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Using Google in a Debate round?

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I always hear that there are "no rules in debate", and this seems to be true (excepting some federal/state laws that apply during rounds as well). I have never seen a "rule-book" for debate that prohibits in round research and now with laptops springing up all over tournaments it is troubling to think of all the "in-round research" and even "in-round coaching" (over g-chat and such) that could very well be going on. While on one hand having teams that can do some last minute research on the things that hit assures a greater quality each round, it also limits the advantage of having a new or unexpected aff. So what does you all think? Should the use of Google and other Search engines be allowed in Debate rounds? Should the use of the internet be allowed in Debate rounds? Or should debate have an official rule created banning both? Do teams have to disclose when they use Google and open themselves up to theory arguments, or do you need to spy on the other team to catch them and enforce the unspoken "no-google rule" with a voter?

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Well at least at NDCA, I was cutting uniqueness evidence for sanctions (LD) during rounds my speeches, and cutting blocks to arguments as well...

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This is usually taboo. I don't know why, but I wouldn't do it because you might upset your judges.

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Idk about official NDCA rules, but at most GHSA/GFCA tournaments, you can be disqualified and/or reprimanded for cutting cards/ using the intranetz during your round(s).

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Not everyone can afford laptops or a coaching staff that can sit in their rounds. Seems like a pretty damn classist practice.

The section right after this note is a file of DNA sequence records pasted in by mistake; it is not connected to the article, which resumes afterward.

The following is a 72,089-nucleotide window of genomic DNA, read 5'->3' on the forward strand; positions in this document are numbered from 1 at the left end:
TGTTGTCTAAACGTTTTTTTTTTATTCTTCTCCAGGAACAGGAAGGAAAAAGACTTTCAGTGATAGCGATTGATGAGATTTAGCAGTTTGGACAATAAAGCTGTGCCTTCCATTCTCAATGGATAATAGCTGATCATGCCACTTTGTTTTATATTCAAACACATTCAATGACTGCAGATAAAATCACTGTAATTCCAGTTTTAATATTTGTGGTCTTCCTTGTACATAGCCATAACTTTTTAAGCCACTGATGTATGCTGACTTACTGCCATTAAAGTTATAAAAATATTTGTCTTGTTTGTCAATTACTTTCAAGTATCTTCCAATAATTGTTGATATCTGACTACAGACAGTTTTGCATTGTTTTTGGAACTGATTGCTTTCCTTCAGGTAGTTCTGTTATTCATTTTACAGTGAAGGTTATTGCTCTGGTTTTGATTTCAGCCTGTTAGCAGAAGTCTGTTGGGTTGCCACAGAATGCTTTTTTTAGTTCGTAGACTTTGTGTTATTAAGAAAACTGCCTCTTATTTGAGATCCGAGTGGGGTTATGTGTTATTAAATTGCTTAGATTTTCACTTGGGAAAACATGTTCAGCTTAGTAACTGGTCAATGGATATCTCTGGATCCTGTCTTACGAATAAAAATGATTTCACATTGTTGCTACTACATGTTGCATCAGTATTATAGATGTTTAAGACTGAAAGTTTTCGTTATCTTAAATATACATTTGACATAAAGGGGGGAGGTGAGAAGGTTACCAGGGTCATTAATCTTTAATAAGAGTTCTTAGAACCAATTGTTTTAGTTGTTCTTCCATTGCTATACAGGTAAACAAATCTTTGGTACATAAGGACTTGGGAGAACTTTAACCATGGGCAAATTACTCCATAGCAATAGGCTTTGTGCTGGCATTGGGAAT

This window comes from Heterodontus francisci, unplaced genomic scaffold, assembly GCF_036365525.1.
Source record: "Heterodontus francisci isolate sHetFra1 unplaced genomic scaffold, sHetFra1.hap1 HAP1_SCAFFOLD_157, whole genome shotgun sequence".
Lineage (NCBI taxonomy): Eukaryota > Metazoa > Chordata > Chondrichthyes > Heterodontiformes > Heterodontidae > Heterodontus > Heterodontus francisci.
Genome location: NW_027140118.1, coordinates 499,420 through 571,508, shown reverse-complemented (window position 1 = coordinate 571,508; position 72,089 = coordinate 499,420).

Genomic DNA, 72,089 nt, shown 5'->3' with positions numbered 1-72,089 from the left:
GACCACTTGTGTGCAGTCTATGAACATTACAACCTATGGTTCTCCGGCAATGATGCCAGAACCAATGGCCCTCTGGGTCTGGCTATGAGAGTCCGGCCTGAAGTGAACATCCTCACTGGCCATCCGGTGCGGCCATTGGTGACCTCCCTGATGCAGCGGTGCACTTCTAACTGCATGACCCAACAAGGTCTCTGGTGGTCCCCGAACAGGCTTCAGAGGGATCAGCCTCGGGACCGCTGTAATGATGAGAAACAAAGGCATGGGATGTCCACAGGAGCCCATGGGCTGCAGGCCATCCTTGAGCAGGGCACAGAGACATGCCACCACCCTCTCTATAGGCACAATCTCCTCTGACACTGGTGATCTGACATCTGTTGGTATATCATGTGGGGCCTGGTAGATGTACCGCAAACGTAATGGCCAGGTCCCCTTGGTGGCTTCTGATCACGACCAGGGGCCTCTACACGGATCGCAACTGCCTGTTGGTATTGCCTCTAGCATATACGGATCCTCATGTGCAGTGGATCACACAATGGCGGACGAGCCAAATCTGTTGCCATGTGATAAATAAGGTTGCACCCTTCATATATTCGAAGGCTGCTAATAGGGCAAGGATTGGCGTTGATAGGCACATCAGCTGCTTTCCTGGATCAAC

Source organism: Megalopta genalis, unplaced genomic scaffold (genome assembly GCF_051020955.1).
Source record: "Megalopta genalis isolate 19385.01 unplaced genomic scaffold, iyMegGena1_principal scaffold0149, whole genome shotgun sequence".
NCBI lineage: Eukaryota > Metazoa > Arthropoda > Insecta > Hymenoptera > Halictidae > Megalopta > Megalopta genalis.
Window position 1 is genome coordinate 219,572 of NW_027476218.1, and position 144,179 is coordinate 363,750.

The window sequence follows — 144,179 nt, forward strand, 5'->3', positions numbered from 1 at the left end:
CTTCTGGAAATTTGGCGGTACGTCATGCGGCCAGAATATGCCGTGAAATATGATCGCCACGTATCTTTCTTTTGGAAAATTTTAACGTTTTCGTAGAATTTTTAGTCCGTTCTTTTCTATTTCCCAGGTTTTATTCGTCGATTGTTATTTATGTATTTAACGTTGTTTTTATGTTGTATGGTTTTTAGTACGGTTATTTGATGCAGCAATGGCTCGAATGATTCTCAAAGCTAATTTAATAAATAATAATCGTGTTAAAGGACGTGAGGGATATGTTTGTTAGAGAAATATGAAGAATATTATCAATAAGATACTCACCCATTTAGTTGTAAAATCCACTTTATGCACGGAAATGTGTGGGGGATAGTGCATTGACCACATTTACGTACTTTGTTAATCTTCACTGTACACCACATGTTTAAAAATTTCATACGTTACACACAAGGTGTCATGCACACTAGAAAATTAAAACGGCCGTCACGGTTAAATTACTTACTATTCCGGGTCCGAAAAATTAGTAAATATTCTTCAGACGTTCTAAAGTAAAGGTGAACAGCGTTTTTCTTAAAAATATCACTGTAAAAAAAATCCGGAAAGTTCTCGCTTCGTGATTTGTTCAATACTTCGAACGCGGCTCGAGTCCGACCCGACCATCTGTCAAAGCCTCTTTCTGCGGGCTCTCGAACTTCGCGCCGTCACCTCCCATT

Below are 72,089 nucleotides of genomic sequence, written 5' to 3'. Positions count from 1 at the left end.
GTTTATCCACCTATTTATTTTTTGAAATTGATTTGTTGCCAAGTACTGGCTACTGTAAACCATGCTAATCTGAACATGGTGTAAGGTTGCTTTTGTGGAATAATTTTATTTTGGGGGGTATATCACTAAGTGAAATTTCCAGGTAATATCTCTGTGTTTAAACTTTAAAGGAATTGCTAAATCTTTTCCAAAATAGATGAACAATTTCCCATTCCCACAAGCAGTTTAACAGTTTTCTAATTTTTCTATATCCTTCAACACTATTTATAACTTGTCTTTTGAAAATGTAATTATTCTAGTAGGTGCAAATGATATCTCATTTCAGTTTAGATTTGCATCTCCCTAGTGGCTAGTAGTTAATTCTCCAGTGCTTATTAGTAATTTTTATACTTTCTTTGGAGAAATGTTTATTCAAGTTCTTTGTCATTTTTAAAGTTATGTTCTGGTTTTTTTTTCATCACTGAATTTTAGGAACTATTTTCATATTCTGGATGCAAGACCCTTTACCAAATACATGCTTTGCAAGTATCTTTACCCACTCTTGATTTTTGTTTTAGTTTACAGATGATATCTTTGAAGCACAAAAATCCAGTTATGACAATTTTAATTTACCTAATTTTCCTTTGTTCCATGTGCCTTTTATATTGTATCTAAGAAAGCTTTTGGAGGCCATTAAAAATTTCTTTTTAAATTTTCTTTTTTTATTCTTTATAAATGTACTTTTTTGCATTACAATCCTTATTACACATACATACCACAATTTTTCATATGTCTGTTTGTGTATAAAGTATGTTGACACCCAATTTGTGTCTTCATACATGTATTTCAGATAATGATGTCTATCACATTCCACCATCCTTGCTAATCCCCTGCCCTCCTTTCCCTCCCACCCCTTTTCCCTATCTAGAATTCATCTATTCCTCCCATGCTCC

Not to mention that the vast majority of judges would frown, if not DQ you, on it.

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To me it seems fair if you get mutual buy in from your opponent and your judge.

 

In terms of rules--most tournaments issue rules for the event--but generally these are only the resolution and time. I don't know if any tournaments have more extensive rules than that.

 

Also, various state/local coaching organizations/associations have policy debate rules I believe.

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I have never seen a "rule-book" for debate that prohibits in round research and now with laptops springing up all over tournaments it is troubling to think of all the "in-round research" and even "in-round coaching" (over g-chat and such) that could very well be going on.

 

The use of computers, electronic storage and retrieval devices, etc is allowed in rounds of Policy Debate, Lincoln-Douglas Debate, and Student Congress. They are not allowed in any other event. Connectivity

to any person, machine, device, or server outside the competition room or persons other than the competitors in the round is not allowed. This includes the prohibition of the use of wired or wireless local, or wide, area networks; cell phones; personal digital assistants; Palm, Treo, or Blackberry type devices; etc. The establishment of such a connection will constitute a violation of this rule. Competitors violating this rule will be disqualified from competition.

 

NCFL Bylaws

Edited by dhanson

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the problem is proving that your opponents were using the internet. It's not like you can hold a mirror behind them so the judge can see what's on their screen.

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The Bylaws for technology state:

 

The use of computers during debates is permitted for both flowing and research purposes including retrieval of evidence stored on hard drives and accessing resources via the internet during debates.

 

The only thing is there is only NDCA nats...

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